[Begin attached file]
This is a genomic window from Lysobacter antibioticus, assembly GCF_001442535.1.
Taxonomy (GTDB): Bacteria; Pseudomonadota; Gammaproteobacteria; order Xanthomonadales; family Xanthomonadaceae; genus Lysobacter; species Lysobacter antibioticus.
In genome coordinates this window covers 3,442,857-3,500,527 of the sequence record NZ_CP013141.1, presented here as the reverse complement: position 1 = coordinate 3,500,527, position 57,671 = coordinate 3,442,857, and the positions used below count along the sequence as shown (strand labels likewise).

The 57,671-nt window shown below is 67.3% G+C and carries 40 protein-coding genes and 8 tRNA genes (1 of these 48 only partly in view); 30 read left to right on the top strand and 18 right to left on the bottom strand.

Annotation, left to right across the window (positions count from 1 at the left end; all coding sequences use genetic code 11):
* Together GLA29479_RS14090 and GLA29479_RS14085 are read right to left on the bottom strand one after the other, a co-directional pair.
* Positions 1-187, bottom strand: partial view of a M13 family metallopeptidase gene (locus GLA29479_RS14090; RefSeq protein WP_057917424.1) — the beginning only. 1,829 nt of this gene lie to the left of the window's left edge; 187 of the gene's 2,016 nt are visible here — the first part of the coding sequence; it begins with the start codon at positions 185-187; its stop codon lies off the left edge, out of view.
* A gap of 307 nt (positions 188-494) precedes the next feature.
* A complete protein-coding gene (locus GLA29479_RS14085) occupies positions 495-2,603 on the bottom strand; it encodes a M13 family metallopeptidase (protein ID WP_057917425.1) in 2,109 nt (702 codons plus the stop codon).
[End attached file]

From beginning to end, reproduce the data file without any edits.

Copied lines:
This is a genomic window from Lysobacter antibioticus, assembly GCF_001442535.1.
Taxonomy (GTDB): Bacteria; Pseudomonadota; Gammaproteobacteria; order Xanthomonadales; family Xanthomonadaceae; genus Lysobacter; species Lysobacter antibioticus.
In genome coordinates this window covers 3,442,857-3,500,527 of the sequence record NZ_CP013141.1, presented here as the reverse complement: position 1 = coordinate 3,500,527, position 57,671 = coordinate 3,442,857, and the positions used below count along the sequence as shown (strand labels likewise).

The 57,671-nt window shown below is 67.3% G+C and carries 40 protein-coding genes and 8 tRNA genes (1 of these 48 only partly in view); 30 read left to right on the top strand and 18 right to left on the bottom strand.

Annotation, left to right across the window (positions count from 1 at the left end; all coding sequences use genetic code 11):
* Together GLA29479_RS14090 and GLA29479_RS14085 are read right to left on the bottom strand one after the other, a co-directional pair.
* Positions 1-187, bottom strand: partial view of a M13 family metallopeptidase gene (locus GLA29479_RS14090; RefSeq protein WP_057917424.1) — the beginning only. 1,829 nt of this gene lie to the left of the window's left edge; 187 of the gene's 2,016 nt are visible here — the first part of the coding sequence; it begins with the start codon at positions 185-187; its stop codon lies off the left edge, out of view.
* A gap of 307 nt (positions 188-494) precedes the next feature.
* A complete protein-coding gene (locus GLA29479_RS14085) occupies positions 495-2,603 on the bottom strand; it encodes a M13 family metallopeptidase (protein ID WP_057917425.1) in 2,109 nt (702 codons plus the stop codon).